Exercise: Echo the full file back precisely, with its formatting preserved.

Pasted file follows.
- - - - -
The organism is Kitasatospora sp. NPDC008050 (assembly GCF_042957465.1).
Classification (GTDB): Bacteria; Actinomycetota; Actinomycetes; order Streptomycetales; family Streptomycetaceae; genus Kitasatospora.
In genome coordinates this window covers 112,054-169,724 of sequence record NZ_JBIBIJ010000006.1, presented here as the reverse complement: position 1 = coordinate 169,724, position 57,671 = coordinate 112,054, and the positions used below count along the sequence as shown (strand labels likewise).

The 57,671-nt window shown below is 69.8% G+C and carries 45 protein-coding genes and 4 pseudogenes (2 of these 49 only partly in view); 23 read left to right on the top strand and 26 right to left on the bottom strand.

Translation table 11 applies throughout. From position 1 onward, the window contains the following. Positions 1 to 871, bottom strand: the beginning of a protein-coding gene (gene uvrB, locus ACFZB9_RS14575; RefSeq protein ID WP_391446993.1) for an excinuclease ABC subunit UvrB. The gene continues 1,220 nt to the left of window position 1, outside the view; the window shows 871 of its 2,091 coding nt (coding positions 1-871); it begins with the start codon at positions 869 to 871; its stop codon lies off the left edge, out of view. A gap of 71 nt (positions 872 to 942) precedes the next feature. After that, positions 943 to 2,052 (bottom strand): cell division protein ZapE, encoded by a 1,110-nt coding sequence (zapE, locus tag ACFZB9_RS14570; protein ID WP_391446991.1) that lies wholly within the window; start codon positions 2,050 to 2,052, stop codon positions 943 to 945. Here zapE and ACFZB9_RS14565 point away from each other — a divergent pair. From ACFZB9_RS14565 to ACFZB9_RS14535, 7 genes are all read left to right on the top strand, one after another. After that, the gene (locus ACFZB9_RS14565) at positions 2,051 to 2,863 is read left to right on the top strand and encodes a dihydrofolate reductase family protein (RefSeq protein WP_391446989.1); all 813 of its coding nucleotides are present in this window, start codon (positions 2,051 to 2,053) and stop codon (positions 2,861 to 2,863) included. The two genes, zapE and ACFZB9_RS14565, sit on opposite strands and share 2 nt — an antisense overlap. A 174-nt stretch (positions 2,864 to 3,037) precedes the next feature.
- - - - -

The organism is Kitasatospora sp. NPDC008050 (assembly GCF_042957465.1).
Classification (GTDB): Bacteria; Actinomycetota; Actinomycetes; order Streptomycetales; family Streptomycetaceae; genus Kitasatospora.
In genome coordinates this window covers 112,054-169,724 of sequence record NZ_JBIBIJ010000006.1, presented here as the reverse complement: position 1 = coordinate 169,724, position 57,671 = coordinate 112,054, and the positions used below count along the sequence as shown (strand labels likewise).

The 57,671-nt window shown below is 69.8% G+C and carries 45 protein-coding genes and 4 pseudogenes (2 of these 49 only partly in view); 23 read left to right on the top strand and 26 right to left on the bottom strand.

Translation table 11 applies throughout. From position 1 onward, the window contains the following. Positions 1 to 871, bottom strand: the beginning of a protein-coding gene (gene uvrB, locus ACFZB9_RS14575; RefSeq protein ID WP_391446993.1) for an excinuclease ABC subunit UvrB. The gene continues 1,220 nt to the left of window position 1, outside the view; the window shows 871 of its 2,091 coding nt (coding positions 1-871); it begins with the start codon at positions 869 to 871; its stop codon lies off the left edge, out of view. A gap of 71 nt (positions 872 to 942) precedes the next feature. After that, positions 943 to 2,052 (bottom strand): cell division protein ZapE, encoded by a 1,110-nt coding sequence (zapE, locus tag ACFZB9_RS14570; protein ID WP_391446991.1) that lies wholly within the window; start codon positions 2,050 to 2,052, stop codon positions 943 to 945. Here zapE and ACFZB9_RS14565 point away from each other — a divergent pair. From ACFZB9_RS14565 to ACFZB9_RS14535, 7 genes are all read left to right on the top strand, one after another. After that, the gene (locus ACFZB9_RS14565) at positions 2,051 to 2,863 is read left to right on the top strand and encodes a dihydrofolate reductase family protein (RefSeq protein WP_391446989.1); all 813 of its coding nucleotides are present in this window, start codon (positions 2,051 to 2,053) and stop codon (positions 2,861 to 2,863) included. The two genes, zapE and ACFZB9_RS14565, sit on opposite strands and share 2 nt — an antisense overlap. A 174-nt stretch (positions 2,864 to 3,037) precedes the next feature.